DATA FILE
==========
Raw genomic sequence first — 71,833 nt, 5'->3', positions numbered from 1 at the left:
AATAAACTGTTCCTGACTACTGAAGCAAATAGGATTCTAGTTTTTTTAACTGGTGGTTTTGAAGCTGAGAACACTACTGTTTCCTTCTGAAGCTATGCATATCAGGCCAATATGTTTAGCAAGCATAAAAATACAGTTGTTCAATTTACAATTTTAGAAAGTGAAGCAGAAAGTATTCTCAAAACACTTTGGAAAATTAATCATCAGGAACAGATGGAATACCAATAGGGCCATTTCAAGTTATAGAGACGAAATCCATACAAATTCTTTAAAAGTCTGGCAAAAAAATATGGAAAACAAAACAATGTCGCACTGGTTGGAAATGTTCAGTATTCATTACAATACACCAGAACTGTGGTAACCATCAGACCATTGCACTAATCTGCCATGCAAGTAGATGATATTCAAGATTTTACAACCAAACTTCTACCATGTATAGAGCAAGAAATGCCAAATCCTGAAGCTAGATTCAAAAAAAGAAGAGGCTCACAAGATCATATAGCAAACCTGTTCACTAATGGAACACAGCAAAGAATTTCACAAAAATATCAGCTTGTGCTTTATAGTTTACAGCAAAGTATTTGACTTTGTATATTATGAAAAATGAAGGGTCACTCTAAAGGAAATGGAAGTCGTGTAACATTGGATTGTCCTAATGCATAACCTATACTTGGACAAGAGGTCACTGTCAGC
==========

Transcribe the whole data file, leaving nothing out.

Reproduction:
Raw genomic sequence first — 71,833 nt, 5'->3', positions numbered from 1 at the left:
AATAAACTGTTCCTGACTACTGAAGCAAATAGGATTCTAGTTTTTTTAACTGGTGGTTTTGAAGCTGAGAACACTACTGTTTCCTTCTGAAGCTATGCATATCAGGCCAATATGTTTAGCAAGCATAAAAATACAGTTGTTCAATTTACAATTTTAGAAAGTGAAGCAGAAAGTATTCTCAAAACACTTTGGAAAATTAATCATCAGGAACAGATGGAATACCAATAGGGCCATTTCAAGTTATAGAGACGAAATCCATACAAATTCTTTAAAAGTCTGGCAAAAAAATATGGAAAACAAAACAATGTCGCACTGGTTGGAAATGTTCAGTATTCATTACAATACACCAGAACTGTGGTAACCATCAGACCATTGCACTAATCTGCCATGCAAGTAGATGATATTCAAGATTTTACAACCAAACTTCTACCATGTATAGAGCAAGAAATGCCAAATCCTGAAGCTAGATTCAAAAAAAGAAGAGGCTCACAAGATCATATAGCAAACCTGTTCACTAATGGAACACAGCAAAGAATTTCACAAAAATATCAGCTTGTGCTTTATAGTTTACAGCAAAGTATTTGACTTTGTATATTATGAAAAATGAAGGGTCACTCTAAAGGAAATGGAAGTCGTGTAACATTGGATTGTCCTAATGCATAACCTATACTTGGACAAGAGGTCACTGTCAGC